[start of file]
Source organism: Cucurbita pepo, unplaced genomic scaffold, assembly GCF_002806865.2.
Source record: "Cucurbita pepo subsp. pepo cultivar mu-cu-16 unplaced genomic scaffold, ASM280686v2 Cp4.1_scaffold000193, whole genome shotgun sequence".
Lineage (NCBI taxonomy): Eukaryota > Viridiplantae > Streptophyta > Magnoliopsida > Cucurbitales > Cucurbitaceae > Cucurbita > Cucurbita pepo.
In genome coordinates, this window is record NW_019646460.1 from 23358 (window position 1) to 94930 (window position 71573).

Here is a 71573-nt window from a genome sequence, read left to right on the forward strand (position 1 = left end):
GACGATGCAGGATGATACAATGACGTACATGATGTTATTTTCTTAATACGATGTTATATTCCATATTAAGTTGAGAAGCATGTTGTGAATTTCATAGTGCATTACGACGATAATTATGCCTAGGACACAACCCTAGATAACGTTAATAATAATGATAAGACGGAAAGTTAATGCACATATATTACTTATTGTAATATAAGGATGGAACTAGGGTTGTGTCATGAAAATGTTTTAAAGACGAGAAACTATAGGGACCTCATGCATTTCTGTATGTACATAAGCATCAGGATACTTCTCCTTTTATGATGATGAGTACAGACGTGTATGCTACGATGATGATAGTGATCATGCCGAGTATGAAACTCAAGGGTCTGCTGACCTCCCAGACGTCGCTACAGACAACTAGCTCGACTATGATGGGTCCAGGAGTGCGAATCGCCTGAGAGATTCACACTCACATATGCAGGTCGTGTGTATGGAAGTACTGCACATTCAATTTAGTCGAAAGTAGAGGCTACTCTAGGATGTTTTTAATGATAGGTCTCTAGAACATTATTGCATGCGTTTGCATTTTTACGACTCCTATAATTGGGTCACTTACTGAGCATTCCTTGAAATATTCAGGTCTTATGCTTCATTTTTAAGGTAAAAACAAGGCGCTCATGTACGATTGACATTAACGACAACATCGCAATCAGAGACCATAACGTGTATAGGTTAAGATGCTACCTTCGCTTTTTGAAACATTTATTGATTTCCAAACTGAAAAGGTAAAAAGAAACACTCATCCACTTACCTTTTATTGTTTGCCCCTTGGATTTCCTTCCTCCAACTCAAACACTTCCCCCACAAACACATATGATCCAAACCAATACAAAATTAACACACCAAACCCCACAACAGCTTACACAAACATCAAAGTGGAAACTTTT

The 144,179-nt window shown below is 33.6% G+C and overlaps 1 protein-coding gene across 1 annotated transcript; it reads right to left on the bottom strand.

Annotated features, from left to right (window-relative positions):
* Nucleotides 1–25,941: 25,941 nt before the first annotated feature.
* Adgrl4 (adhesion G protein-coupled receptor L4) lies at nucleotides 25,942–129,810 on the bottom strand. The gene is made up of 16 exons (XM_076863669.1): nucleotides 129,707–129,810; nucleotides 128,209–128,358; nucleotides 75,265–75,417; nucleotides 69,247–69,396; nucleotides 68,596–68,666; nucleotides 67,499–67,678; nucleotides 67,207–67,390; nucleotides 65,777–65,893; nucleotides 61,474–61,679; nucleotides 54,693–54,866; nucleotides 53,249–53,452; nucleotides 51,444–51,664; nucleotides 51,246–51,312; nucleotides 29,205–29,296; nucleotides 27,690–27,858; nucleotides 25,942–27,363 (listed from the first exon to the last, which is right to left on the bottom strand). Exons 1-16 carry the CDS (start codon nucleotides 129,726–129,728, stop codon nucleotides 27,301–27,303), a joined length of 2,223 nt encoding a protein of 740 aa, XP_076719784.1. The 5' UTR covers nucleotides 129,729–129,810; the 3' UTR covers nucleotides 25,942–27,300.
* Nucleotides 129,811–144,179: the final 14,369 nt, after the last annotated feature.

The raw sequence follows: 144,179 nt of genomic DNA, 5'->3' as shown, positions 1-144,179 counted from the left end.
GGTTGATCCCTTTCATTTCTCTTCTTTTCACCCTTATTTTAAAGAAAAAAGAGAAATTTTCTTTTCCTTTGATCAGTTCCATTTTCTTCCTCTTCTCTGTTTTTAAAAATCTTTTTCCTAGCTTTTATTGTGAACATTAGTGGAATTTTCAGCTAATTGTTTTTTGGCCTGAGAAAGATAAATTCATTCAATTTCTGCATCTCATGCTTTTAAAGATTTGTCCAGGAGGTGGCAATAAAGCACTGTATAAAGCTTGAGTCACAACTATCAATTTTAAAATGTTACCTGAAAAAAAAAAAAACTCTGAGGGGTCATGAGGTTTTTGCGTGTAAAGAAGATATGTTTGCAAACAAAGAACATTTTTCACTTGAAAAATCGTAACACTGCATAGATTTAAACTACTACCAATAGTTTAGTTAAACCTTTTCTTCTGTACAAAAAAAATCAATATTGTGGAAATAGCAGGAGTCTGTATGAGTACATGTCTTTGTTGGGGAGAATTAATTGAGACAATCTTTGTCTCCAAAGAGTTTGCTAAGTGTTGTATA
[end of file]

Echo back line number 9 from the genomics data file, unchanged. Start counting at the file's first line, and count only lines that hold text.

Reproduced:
* Nucleotides 1–25,941: 25,941 nt before the first annotated feature.